Solo exhibition at Victoria Miro Gallery, London, 2008
By Becky MilliganWe’re standing near some low, mud-moulded buildings in the middle of a small village, it’s dusty and a dry heat makes us sweat under our layers of clothes. We peek through the gap in the walls and catch a glimpse of a courtyard where small Afghan girls are all eyes on their teacher, making notes and occasionally giggling. A rare sight.
We have travelled for a day from Jalalabad to witness it, crisscrossing the mountainous region, dashing across the frontlines on uneven bombed-out roads, where the shells of burnt-out tanks lie rotting in ditches. The Taleban were in charge then, before the War on Terror had erupted. Education for girls was severely restricted. After puberty, they were compelled to wear a burka, masking their shape and form.
Working was virtually impossible since all women had to be accompanied by a male relative when outside the home. Also, bizarrely, they were strictly forbidden to wear white shoes. But here, far away from the seat of power in Kabul, the laws were more relaxed. We are journalists and our aim is to interview some schoolchildren and teachers for our news programme. We grab our cameras and start to roll.
To begin with the teachers are reluctant to speak but after a little cajoling and promises of anonymity they agree to be interviewed, talking hesitantly at first, then with ease. Filming is also forbidden; we are travelling incognito as aid-agency workers, recording how women survive in this medieval regime.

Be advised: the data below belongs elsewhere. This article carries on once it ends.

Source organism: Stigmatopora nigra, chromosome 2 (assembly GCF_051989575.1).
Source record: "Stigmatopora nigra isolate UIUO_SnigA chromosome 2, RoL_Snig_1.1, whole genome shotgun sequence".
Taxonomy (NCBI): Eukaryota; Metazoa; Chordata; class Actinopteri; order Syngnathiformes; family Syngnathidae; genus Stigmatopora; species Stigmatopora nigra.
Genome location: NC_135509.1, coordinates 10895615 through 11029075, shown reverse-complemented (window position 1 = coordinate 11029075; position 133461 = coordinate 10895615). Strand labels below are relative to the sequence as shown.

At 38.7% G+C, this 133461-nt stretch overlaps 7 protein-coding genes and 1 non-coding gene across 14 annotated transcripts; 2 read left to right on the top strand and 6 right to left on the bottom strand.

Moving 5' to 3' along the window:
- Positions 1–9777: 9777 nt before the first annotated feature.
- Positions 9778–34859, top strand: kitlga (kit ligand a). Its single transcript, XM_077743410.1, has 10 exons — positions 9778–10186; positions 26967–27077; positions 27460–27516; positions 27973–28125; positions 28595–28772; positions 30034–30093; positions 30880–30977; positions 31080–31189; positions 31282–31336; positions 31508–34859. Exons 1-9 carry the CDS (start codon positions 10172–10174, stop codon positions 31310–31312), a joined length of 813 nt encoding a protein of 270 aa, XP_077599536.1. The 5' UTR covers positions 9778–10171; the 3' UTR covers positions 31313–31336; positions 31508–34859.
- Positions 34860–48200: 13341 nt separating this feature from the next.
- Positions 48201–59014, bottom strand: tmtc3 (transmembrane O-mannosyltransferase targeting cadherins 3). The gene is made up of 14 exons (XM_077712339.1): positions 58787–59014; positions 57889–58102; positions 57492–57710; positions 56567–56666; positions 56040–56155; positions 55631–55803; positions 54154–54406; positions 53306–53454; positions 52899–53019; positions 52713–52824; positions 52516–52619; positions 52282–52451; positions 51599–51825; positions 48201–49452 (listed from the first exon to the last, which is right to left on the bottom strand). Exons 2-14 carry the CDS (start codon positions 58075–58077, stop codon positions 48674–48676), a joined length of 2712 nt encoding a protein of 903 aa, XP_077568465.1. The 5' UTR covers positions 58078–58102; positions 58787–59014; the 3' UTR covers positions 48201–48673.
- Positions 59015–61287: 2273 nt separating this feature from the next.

After two or three hours we are pleased with the day’s work and relax by a water pump. One of the thin sinewy village boys grabs the lever and with huge effort pushes it up and down, up and down, and water gushes out.
Now in Copenhagen I am in the magnificent, cavernous, former Carlsberg factory where John Kørner’s large canvases hang, each representing one of the sixteen Danish soldiers killed in Afghanistan during the War on Terror. I notice a painting entitled Mikkel and it takes me straight back to that village. Instead of my producer and me sitting by the water pump there is a faceless figure, a Danish soldier, lying beside it, water splashing on to his body. He is limp, exhausted, probably from the loss of blood, redness spills out on to the whiteness of the painting. On one side a grey shape looms threateningly.
‘It reminds me of a village I went to,’ I tell John when he is showing me the paintings.
‘Oh, I am glad, because I painted a pump from my imagination.’
‘He’s going to die isn’t he?‘ I ask him.
‘He is going to die. Yes.‘
I feel a pang of regret and sadness and wonder whether his grieving family have come to see the painting and what they make of it.